Moody or more? Identifying a childhood behavior disorder

Moody or more? Identifying a childhood behavior disorderAs most parents can attest, it is not unusual for a child to occasionally be emotional or strong-willed. But frequent temper tantrums and consistent refusal to follow requests may be signs of a deeper problem. When a child is persistently defiant and aggressive, it could be a sign of disruptive behavior disorder (DBD).

“Children with DBD may react intensely whenever presented with a limit or given a directive,” explains Felipe Amunategui, PhD, a child and adolescent psychologist at University Hospitals Rainbow Babies & Children’s Hospital. Youths with DBD are likely to behave inappropriately and to vehemently deny responsibility for their actions. Commonly, adults familiar with the child will likely observe:

  • Frequent temper tantrums
  • Arguments with adults
  • Deliberately annoying others
  • Blaming others for mistakes or misbehavior
  • Being resentful, spiteful or vindictive
  • Being aggressive toward peers, with angry or disruptive behaviors toward adults

Signs of a problem

Dr. Amunategui explains that distinguishing DBD from normal behavior often involves assessing the nature and extent of the problem. “Children with DBD typically exhibit problematic behaviors on an almost daily basis – behavior that is clearly disruptive to the children’s family or classroom,” he says. According to the current Diagnostic and Statistical Manual of Psychiatric Disorders, DBD should be suspected whenever the problematic behaviors are disruptive in two settings and they are not appropriate for the child’s age.

Before puberty, DBD is more frequently diagnosed in boys. After puberty, it is diagnosed almost equally among boys and girls. There are different types of DBD, and the causes are poorly understood. The behaviors appear to arise from a combination of genetics and maladaptive parent-child interactions or environmental factors that begin in early childhood. Dr. Amunategui adds, “Children with DBD often have difficulty making friends because they underestimate the impact of their behavior while they also misinterpret peers’ behavior as hostile and respond aggressively.”

Treatment is key

The earlier a child is diagnosed with DBD, the better the outcome. “Treatment is important because a child’s development, relationships and education are at risk if the disorder is not treated,” says Dr. Amunategui. In addition, untreated DBD has shown evidence to facilitate the development of significant conduct problems and substance use disorders.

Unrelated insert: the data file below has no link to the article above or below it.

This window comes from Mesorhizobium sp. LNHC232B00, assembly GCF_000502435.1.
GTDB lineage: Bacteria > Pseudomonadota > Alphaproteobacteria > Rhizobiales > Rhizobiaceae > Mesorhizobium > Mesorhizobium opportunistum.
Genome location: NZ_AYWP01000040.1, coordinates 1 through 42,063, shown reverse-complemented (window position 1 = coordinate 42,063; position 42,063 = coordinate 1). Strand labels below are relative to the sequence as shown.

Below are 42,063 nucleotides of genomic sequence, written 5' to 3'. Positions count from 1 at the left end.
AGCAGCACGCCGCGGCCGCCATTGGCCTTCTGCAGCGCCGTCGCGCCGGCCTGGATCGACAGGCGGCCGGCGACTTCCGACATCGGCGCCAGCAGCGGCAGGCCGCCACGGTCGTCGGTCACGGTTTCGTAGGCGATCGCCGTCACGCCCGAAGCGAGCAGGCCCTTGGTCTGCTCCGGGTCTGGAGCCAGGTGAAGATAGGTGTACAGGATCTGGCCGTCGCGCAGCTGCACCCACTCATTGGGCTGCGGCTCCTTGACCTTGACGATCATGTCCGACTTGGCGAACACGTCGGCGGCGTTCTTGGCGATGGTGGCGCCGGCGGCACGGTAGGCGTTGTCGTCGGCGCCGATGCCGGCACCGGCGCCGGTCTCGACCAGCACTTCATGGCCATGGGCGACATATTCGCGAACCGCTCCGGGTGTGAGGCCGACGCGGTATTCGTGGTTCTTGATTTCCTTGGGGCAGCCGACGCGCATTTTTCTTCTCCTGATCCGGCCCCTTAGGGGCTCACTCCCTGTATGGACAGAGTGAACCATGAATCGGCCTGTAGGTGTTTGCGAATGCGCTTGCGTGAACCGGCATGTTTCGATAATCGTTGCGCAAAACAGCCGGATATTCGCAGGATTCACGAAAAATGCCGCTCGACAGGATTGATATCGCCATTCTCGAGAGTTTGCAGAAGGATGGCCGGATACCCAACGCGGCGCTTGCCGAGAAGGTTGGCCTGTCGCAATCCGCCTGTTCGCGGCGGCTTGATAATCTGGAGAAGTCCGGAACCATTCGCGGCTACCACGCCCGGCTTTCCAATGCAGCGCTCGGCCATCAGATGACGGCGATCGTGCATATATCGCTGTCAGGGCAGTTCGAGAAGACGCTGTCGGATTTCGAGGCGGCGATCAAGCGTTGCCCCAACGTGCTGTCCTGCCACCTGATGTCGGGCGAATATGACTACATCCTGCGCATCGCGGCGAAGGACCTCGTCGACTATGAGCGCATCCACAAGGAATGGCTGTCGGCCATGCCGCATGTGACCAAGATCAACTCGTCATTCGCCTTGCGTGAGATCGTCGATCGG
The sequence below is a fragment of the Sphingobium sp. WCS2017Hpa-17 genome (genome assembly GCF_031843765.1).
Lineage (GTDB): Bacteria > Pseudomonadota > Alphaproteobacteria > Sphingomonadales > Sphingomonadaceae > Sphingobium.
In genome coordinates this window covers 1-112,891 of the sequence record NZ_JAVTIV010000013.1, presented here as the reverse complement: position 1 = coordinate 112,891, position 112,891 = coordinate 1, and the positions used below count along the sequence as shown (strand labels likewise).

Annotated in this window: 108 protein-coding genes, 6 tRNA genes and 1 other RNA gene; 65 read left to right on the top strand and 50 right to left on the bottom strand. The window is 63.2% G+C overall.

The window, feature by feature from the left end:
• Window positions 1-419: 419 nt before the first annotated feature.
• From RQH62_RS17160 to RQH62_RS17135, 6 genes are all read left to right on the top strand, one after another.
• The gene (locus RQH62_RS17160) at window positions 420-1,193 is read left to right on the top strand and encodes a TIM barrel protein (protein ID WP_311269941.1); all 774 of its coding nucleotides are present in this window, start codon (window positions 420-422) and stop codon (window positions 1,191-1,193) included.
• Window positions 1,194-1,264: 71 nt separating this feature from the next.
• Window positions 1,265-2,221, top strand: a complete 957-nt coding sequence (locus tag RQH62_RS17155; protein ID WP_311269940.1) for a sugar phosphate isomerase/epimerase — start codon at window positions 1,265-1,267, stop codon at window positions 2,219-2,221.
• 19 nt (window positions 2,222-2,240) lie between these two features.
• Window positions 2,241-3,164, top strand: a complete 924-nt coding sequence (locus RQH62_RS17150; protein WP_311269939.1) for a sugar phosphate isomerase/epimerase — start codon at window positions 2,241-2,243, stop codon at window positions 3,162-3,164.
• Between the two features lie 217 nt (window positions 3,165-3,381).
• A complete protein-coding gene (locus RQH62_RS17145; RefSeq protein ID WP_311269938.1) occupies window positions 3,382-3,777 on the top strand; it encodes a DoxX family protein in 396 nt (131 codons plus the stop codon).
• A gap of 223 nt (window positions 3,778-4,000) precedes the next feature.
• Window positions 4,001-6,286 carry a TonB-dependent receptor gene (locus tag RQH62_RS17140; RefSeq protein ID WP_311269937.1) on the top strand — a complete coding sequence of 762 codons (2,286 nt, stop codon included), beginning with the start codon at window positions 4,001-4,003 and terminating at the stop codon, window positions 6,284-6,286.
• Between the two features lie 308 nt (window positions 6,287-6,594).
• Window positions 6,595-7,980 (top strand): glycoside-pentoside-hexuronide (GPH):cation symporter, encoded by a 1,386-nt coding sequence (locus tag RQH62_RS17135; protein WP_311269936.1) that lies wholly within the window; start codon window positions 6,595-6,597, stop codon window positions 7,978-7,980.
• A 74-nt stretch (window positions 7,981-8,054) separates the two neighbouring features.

Parents who are concerned that their child may have DBD should seek help from a primary care doctor, pediatrician, child psychologist or child behavior expert. Diagnosing a DBD can be difficult and should be handled by a professional with a clinical background and experience with the disorder.

Advanced behavioral health services

UH Rainbow Babies & Children’s Hospital offers expert behavioral health care for children and teens with a variety of emotional and behavioral conditions, such as:

  • Aggression
  • Anxiety
  • Conduct disorders
  • Eating disorders
  • Mood disorders
  • Social problems

To schedule an appointment or learn more, call 216-UH4-KIDS (216-844-5437) or request an appointment online at RainbowBabies.org.

A closer look at conduct disorder

Conduct disorder is a behavior disorder, sometimes diagnosed in childhood, that is characterized by antisocial behaviors that violate the rights of others and age-appropriate social standards and rules. Children and adolescents with conduct disorders often have other psychiatric problems that may contribute to the development of the conduct disorder. The antisocial behaviors may include:

  • Aggressive conduct toward others, such as bullying or physical fights
  • Deceitfulness, such as lying or theft
  • Destructive conduct, such as vandalism or arson
  • Violation of rules, such as truancy, running away or very early sexual activity
Luis Amunategui

FELIPE AMUNATEGUI, PhD
Child and Adolescent Psychologist, UH Rainbow Babies & Children’s Hospital
Assistant Professor, Case Western Reserve University School of Medicine

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